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Giving Stuff Away Is Not a Strategy

Photobucket [1]Because I advocate writers be very entrepreneurial in their efforts to market and promote their work—and engage in some form of content marketing [2]—eventually I hear or receive something like this:

“You’ve said to post content, or to give content away, which to me means post chapters or sections. How can I do this to good effect?”

Let’s split an answer into three parts.

1. UNpublished Novelists, Memoirists, Essayists, and Poets

First ask: What you want to accomplish by sharing or posting your work online? Posting your work online isn’t going to lead to a traditional book publishing deal—at least not by itself. Here are a few strategies that writers typically have in mind:

While I don’t think you’re killing your chances of traditional publication when posting your work online (no matter what your reasoning), there’s not much point in doing so unless you have a strategy or goal in mind, and a way to measure your success. One writer, Dave Malone [6], recently used Scribd to post a serialization of his novella [7]. It helped him build readership for a new newsletter, get started on Twitter, and further build an audience for his work—one that will likely stick with him for the next work he produces.

If you have no interest in marketing your work and connecting with readers after posting your stuff online, don’t do it.

2. Published Novelists, Memoirists, Essayists, and Poets

Depending on the level of your fame, it’s a good idea to have a consistent blog or means of interacting with people who are fans of your work—the ones who have already bought your books.

Newly minted authors who are still working to get known with their first book would do well to blog on a very focused topic or area that can gain a following quickly. (Authors with strong name recognition get to abide by more relaxed rules when deciding what to write about—famous people can seemingly write about nothing at all but still have huge followings. Not so for the rest of us.)

It’s also essential for published authors to make some portion of their work available for free as a teaser, to increase fans/followers. (I can’t imagine a publisher objecting to an author using his own work for content marketing.)

3. Experts/Authorities (Nonfiction Authors, Published and Unpublished)

People working in nonfiction categories (who are not memoir driven) are under the greatest pressure to give away some form of their content. That’s because, in today’s world, the problem isn’t insufficient information—it’s TOO MUCH information.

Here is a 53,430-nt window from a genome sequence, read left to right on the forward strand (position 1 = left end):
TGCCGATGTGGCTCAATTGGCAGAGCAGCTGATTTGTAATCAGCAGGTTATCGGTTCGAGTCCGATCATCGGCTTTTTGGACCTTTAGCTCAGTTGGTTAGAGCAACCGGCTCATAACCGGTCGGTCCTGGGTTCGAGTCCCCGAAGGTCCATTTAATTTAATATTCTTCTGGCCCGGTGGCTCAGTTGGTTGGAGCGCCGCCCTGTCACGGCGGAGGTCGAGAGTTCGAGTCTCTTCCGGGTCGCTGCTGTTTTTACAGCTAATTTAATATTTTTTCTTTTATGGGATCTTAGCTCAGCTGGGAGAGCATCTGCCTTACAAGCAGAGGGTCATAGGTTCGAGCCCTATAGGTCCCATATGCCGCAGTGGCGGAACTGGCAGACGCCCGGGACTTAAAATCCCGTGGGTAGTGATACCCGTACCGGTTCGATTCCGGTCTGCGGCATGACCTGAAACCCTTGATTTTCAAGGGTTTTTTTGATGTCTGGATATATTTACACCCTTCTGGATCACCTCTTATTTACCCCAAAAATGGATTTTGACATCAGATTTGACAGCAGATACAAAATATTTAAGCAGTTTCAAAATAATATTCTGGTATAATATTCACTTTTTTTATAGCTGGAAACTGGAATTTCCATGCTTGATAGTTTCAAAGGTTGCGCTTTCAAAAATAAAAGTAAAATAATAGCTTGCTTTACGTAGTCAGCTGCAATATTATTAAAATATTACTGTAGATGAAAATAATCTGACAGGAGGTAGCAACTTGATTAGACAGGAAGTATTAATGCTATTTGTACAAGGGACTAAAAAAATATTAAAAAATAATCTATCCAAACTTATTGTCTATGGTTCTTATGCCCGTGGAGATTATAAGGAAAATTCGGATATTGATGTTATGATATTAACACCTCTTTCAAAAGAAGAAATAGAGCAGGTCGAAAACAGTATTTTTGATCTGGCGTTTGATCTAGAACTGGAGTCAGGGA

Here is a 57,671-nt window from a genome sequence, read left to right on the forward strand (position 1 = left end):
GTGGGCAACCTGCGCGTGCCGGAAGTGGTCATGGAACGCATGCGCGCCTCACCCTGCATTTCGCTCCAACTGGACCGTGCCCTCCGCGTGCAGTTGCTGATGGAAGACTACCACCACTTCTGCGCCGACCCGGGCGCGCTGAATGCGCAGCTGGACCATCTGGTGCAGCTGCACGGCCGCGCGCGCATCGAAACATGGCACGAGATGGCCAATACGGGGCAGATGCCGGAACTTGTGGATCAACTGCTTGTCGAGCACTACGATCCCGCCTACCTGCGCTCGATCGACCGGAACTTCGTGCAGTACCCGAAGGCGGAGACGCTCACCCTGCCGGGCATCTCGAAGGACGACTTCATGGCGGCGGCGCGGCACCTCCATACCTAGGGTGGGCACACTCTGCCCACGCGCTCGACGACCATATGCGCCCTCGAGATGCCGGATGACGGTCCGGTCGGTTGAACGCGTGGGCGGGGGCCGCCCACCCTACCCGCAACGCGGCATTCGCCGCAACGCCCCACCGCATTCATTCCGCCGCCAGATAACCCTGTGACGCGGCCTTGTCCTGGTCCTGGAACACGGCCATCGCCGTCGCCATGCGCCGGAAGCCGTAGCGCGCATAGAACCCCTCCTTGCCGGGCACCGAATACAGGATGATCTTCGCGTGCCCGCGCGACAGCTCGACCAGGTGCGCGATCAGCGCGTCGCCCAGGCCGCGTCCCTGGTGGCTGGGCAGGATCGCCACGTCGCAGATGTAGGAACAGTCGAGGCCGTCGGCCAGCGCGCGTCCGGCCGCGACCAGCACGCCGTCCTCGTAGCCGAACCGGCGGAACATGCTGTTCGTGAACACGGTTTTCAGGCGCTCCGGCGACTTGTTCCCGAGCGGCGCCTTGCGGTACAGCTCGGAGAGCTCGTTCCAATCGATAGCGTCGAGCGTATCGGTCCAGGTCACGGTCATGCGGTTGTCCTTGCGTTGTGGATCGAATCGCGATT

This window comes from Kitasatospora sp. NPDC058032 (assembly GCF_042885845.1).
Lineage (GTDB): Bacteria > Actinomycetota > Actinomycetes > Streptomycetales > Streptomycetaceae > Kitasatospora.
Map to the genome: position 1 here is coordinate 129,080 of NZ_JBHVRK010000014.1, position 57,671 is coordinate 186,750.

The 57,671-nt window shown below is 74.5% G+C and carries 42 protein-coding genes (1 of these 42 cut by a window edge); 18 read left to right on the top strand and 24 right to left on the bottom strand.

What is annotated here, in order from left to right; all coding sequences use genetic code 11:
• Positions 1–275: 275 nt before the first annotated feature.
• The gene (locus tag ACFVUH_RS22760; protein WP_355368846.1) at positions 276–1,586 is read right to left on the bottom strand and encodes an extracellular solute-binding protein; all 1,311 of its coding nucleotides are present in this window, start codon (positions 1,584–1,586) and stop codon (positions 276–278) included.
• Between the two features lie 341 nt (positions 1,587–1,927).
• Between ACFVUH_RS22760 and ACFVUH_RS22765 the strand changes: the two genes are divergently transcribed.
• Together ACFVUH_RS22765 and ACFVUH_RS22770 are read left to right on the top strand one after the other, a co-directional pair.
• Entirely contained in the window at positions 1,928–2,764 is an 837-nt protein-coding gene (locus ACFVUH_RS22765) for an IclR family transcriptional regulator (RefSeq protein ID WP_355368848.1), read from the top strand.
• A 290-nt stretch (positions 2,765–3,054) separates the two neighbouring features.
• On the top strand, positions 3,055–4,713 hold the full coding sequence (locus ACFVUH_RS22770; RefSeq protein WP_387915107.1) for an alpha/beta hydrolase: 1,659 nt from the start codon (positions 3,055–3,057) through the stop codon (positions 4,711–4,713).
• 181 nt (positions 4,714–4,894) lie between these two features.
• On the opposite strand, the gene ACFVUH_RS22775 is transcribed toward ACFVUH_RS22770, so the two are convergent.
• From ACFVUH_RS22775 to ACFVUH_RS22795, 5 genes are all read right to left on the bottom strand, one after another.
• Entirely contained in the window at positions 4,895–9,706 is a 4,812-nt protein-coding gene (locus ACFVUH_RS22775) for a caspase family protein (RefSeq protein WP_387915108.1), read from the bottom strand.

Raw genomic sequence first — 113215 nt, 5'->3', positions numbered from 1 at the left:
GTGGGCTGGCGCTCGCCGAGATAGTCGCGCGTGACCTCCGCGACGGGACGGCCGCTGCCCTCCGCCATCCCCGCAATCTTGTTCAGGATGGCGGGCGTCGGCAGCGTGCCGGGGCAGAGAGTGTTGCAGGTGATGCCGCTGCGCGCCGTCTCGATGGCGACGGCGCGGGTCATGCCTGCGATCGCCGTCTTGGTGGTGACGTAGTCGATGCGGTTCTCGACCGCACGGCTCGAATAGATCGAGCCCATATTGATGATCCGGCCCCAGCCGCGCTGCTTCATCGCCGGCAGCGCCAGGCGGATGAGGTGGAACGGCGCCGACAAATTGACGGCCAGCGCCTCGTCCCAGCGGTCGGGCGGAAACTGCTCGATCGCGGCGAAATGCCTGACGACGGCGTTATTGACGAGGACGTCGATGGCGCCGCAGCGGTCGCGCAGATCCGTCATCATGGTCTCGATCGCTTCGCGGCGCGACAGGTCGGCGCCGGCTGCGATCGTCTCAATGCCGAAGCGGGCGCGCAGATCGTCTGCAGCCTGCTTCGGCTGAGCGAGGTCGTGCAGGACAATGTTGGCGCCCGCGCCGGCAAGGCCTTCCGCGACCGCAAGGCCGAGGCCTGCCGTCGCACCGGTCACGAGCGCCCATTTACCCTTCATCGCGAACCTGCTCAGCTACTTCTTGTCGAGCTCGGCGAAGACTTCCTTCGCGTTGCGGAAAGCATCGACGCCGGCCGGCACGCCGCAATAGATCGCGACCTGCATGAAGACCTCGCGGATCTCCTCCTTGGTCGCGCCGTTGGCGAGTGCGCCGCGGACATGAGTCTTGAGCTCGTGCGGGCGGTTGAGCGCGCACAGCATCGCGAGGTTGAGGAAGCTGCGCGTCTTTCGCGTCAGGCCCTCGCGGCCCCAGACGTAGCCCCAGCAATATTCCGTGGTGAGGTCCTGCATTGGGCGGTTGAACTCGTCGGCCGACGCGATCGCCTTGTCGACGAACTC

What you’ll often find is that nonfiction authors use their book as something that helps open the doors to other money-making opportunities (coaching, teaching, speaking, consulting, etc). Since content itself is not scarce, the nonfiction author must capitalize on what IS scarce in today’s world, which is time, personalized attention, customization, and immediacy.

Also, it is near-impossible for most nonfiction authors to land a book deal with a Big Six publisher unless they have a strong online presence, especially in popular how-to/information categories (e.g., health, self-help, business …). And an online presence usually involves some form of content marketing, whether an e-newsletter, quality blog posts, digital downloads, and so on.

Whenever I hear an author or writer say, “Why would I ever give my work away for free?” I want to ask: “Do you not want to grow your audience?”

HOWEVER: Making your work widely available for free (in any form) is not a way to succeed as an author. Knowing how and when to make an offer is key, and can be a strategic move during moments of your career.

For more of my thoughts on posting your work online, read this controversial post also on Writer Unboxed. [8]

Photo courtesy Flickr’s Newsbie Pix [9]

About Jane Friedman [10]

Jane Friedman [11] has more than 20 years in the publishing industry, with expertise in digital media and the future of authorship. She's the co-founder and editor of The Hot Sheet [12], the essential industry newsletter for authors. You can find out more about her consulting services and online classes at her website, JaneFriedman.com [11].